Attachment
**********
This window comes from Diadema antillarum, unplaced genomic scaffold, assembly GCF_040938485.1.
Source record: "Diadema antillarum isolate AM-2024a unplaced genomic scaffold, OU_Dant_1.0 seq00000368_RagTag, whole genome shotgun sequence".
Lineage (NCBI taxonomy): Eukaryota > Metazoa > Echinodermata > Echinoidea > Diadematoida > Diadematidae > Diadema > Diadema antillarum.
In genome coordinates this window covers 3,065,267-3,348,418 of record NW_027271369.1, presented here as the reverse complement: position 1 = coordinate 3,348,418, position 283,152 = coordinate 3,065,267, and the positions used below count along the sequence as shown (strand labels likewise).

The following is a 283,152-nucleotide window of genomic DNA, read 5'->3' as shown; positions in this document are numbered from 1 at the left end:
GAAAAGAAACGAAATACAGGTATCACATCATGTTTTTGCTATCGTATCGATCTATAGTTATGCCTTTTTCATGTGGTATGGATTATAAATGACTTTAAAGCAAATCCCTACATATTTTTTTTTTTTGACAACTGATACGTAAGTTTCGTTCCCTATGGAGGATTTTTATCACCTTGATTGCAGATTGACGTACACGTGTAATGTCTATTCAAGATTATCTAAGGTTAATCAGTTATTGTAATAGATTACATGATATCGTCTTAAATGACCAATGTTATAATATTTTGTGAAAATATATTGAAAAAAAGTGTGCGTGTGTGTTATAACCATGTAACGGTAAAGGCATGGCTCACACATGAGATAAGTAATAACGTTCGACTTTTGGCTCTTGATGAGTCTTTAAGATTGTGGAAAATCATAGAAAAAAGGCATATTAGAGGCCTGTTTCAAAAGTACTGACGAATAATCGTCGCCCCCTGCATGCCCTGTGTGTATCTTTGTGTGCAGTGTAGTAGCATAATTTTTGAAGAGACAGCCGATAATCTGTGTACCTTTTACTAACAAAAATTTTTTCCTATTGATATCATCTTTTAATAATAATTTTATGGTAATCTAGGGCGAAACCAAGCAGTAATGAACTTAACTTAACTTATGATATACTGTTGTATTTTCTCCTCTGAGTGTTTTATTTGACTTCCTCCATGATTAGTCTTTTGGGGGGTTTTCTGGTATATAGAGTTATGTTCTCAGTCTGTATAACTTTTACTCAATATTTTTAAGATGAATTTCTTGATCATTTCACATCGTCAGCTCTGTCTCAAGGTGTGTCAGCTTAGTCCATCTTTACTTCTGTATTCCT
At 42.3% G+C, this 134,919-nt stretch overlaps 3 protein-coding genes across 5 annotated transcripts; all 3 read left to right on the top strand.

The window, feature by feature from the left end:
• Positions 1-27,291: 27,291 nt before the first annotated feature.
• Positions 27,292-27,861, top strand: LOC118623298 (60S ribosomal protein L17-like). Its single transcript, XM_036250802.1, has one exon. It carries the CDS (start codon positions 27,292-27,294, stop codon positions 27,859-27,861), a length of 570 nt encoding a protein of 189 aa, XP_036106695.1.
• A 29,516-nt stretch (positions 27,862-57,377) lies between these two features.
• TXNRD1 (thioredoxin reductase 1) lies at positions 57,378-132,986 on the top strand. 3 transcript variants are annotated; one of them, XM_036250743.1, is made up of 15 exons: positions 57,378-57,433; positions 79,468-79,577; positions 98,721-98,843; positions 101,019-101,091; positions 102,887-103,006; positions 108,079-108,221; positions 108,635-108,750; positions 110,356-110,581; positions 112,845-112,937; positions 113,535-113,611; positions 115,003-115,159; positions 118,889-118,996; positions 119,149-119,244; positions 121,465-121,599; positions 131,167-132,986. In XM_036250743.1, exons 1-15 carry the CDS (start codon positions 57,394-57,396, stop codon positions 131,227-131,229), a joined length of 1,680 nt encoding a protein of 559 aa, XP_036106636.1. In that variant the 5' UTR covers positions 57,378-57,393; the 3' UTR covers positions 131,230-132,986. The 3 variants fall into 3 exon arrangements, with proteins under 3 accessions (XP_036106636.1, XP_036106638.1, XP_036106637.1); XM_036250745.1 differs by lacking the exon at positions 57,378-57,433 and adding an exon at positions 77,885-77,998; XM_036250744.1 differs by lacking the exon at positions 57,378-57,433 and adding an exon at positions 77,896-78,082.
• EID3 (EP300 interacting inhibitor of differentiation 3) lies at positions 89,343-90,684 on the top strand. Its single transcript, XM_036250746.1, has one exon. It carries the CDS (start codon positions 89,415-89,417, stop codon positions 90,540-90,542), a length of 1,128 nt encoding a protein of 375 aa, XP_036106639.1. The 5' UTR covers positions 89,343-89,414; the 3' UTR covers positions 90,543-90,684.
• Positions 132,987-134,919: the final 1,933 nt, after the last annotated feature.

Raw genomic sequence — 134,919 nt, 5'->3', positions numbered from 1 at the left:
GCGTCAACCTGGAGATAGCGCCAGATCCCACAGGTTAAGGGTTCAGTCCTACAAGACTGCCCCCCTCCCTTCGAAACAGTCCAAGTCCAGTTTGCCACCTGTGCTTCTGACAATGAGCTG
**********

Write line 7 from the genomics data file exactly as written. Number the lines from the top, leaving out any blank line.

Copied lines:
At 42.3% G+C, this 134,919-nt stretch overlaps 3 protein-coding genes across 5 annotated transcripts; all 3 read left to right on the top strand.